For the AP who wrote about camera implementation details: yes, I know how to calculate view transforms and lookat rotations, I was just trying to drive across a point about inheritance. Granted, it might not been the best example ever. Making the transform a callable is not a good option IMO, instead I'm planning to calculate lookat rotation each frame using the logic property (which is a callable, called once per world "step").
As for the AP who suggested creating an OBJ -> Collada converter instead of an OBJ loader: this might be a good future project, but an OBJ loader is simpler to write, so we'll do that for now (there are actually two or three people helping me with Spineless at the moment, depending on how you count).
So, you'd like to hear about nuts and bolts. I will first write about how I started with the scene graph and how I arrived at the current solution. I will detail the current implementation later, so sorry for the teaser post. :)
In the last post I mentioned how nodes are just containers for arbitrary attributes and don't know anything about what specific attributes are for, or how they are used. In fact, the only thing a node really cares about is its parent and children. The methods of Node are only concerned about searching and manipulating nodes and attributes in the node tree. There are methods like getRoot() for finding the root of the tree and cloneTree() for copying an entire subtree of nodes while recycling the attributes (this is useful eg. for instancing the same model in different parts of the scene graph; you can't simply use the same node since this is a tree and nodes can only have one parent). There are no methods like rotate() and setTexture().
As I said, all the intelligence is in the World class and the various scene workers, such as Physics and Renderer. When you call World.update(), it will in turn call the update functions of workers, which will process all the nodes. The Logic worker will see if a node has the "logic" attribute and call it with some parameters, while the Audio worker will look for "audioListener" and "audioSource" and update their position and orientation (for surround sound). View.render() will call the render() method of the Renderer, which will go through the nodes, apply attributes relevant for rendering (such as "projection" and "lighting") and call the "render" attribute of nodes which have one. Note that the attributes don't have to be objects of a specific class, as long as they implement the proper interface.
A trivial implementation would just walk through the whole tree starting from the root while looking for interesting attributes, and actually the initial implementation did so. Of course, transparent nodes can't be handled quite this way since they need to be sorted, so they were stored instead of rendered. After rendering opaque nodes and sorting transparents, they were rendered by walking the path of nodes from the root of the tree to the transparent node and applying attributes on the way. This worked, but was obviously too slow, since all the workers were processing all the nodes each step, while forgetting all about the attributes they processed last time.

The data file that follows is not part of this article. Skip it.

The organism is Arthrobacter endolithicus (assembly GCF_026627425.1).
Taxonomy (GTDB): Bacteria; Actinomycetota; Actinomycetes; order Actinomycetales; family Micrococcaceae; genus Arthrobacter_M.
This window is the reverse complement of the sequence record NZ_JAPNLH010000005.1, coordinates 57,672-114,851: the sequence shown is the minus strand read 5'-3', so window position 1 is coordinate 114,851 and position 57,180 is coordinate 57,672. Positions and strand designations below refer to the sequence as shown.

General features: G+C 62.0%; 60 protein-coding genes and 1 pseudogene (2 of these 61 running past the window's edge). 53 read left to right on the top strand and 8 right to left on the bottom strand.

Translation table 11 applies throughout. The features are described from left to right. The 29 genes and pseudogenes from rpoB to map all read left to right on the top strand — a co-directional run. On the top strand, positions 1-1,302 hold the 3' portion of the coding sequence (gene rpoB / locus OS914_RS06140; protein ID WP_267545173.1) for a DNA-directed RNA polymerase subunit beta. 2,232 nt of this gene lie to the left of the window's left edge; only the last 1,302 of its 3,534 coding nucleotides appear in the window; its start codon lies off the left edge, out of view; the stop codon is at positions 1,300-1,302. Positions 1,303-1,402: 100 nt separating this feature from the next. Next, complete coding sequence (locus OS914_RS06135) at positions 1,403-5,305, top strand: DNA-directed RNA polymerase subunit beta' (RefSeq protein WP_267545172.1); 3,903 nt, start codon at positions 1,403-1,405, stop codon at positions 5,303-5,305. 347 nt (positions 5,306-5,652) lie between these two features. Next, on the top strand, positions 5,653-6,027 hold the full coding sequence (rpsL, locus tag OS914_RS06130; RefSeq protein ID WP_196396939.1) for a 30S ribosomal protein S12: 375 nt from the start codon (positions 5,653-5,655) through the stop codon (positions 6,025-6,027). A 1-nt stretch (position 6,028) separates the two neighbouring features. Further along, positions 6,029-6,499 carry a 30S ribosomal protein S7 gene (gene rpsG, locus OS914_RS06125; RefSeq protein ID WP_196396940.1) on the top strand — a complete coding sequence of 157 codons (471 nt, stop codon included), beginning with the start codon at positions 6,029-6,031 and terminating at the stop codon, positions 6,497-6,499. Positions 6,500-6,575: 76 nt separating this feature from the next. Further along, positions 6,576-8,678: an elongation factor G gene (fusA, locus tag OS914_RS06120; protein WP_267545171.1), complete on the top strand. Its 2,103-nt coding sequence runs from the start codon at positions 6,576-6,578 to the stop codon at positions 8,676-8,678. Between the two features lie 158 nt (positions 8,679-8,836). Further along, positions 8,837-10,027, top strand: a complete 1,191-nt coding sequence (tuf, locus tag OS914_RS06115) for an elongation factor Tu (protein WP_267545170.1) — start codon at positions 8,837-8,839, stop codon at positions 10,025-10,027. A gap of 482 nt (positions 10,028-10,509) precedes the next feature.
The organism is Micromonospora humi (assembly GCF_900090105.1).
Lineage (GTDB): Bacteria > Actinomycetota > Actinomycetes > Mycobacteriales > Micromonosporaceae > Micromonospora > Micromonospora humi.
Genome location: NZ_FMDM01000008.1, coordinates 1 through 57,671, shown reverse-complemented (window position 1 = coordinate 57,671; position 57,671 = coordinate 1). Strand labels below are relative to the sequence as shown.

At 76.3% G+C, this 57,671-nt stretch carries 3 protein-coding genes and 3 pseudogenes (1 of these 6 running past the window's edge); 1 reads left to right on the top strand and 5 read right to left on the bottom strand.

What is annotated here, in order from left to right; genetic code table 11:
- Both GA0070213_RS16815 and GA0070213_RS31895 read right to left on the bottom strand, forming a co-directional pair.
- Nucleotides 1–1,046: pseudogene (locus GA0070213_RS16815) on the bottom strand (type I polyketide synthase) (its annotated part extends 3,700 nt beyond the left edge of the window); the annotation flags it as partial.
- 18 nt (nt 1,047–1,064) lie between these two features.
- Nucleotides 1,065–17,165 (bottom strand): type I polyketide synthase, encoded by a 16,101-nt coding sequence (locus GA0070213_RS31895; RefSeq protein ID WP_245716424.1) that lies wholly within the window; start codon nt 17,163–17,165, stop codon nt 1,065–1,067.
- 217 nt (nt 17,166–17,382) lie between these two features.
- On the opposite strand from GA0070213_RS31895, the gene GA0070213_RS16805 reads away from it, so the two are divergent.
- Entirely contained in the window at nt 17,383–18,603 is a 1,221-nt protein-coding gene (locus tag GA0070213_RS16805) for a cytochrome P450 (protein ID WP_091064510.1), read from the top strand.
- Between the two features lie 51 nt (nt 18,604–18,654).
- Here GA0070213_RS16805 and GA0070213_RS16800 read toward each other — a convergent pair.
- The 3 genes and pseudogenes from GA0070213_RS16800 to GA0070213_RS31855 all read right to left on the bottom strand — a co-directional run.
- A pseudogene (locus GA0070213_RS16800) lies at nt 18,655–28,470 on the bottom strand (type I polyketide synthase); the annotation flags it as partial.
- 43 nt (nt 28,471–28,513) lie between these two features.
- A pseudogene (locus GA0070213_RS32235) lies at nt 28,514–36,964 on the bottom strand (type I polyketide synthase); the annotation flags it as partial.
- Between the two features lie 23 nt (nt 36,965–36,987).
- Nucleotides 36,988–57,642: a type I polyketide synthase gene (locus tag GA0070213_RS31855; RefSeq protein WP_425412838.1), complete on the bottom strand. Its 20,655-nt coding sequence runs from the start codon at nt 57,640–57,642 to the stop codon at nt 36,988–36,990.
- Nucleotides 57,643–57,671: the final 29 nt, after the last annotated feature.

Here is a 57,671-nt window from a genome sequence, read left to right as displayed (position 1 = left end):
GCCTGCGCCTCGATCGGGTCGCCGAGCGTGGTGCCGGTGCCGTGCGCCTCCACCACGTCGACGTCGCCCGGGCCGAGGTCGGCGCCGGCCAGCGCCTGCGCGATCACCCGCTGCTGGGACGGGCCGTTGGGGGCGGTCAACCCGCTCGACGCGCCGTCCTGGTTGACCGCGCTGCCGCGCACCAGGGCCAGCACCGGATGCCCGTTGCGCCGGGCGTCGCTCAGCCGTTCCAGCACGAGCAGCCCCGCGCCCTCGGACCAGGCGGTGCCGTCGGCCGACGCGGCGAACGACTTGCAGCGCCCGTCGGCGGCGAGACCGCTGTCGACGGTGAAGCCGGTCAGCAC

Next try was adding addNode() and removeNode() methods to the World class, the point being that only "content nodes" would be added, such as nodes with "audioListener" and "render" attributes. Nodes with only transforms or attributes not directly affecting rendering would not be added (like "projection" and "fog"). Fairly quickly I realized this attempt was doomed for various reasons. The API was unnecessarily complex; the developer is already adding and removing nodes by connecting them together in a tree, they shouldn't have to notify the World about this themselves. Requiring the developer to know which attributes are content attributes and which are not is kinda dumb. Some optimizations were still not possible; while workers were only processing "content nodes", all of them were processing all the content nodes even if there were no attributes interesting to them. Also, not walking the tree actually made rendering less optimal; full state had to be set for each node, and the inherent grouping by state in the tree was disregarded.
Current implementation works by connecting the nodes together in a tree and setting the root node of the World. Still, there are various caching schemes and optimizations present, and there's a lot of optimization potential left there, to be taken advantage of later. Workers are storing nodes in the most optimal data structure for them, and it's easy to change the implementation and data structure of a worker without changing the interface. More on that later.